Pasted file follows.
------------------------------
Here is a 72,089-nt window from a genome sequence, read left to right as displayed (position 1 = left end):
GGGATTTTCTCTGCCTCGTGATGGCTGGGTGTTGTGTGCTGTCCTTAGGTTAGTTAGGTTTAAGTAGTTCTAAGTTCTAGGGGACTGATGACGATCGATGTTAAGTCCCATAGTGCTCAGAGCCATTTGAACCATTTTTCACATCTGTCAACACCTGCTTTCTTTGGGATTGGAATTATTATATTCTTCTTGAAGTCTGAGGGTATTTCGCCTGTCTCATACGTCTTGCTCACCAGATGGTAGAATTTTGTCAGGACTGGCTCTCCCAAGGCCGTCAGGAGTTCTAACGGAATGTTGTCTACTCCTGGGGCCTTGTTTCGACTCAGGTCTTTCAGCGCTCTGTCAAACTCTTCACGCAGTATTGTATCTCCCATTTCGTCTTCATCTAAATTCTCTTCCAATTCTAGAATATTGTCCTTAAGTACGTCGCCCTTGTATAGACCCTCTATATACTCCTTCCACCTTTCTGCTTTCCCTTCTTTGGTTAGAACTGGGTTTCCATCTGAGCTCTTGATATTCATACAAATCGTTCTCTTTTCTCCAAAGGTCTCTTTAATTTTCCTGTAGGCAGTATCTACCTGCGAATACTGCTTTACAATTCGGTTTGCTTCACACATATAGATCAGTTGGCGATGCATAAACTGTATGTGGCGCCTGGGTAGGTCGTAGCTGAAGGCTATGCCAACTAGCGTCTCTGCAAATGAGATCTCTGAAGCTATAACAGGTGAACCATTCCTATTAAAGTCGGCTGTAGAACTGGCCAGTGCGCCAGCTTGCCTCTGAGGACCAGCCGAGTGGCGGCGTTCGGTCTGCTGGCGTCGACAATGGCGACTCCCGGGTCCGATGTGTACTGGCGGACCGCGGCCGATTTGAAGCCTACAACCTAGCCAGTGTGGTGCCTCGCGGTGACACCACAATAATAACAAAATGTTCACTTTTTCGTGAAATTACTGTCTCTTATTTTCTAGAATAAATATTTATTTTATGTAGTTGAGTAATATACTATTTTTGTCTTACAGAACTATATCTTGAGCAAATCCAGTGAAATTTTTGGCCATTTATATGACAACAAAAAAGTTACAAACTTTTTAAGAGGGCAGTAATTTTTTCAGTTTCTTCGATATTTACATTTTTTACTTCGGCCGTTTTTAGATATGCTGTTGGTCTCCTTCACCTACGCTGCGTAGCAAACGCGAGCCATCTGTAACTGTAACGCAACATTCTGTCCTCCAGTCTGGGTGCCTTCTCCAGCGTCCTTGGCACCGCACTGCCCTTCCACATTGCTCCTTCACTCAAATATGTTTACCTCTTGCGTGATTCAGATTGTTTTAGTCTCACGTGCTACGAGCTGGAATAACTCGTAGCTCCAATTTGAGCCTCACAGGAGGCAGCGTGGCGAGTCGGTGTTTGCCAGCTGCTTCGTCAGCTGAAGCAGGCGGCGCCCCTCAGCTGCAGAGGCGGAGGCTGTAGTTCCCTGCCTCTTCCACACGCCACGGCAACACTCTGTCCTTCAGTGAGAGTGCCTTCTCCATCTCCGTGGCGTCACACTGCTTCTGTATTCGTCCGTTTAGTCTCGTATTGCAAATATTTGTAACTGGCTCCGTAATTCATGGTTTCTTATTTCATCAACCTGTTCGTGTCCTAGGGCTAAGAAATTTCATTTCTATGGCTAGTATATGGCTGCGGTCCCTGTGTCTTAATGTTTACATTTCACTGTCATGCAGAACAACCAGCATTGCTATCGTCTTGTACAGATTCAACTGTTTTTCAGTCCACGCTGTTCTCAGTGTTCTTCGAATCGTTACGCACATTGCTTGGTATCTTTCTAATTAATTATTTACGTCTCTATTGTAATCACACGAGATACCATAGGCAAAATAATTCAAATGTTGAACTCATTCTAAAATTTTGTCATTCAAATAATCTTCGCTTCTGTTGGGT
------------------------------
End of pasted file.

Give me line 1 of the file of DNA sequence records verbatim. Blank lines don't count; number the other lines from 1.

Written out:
Here is a 72,089-nt window from a genome sequence, read left to right as displayed (position 1 = left end):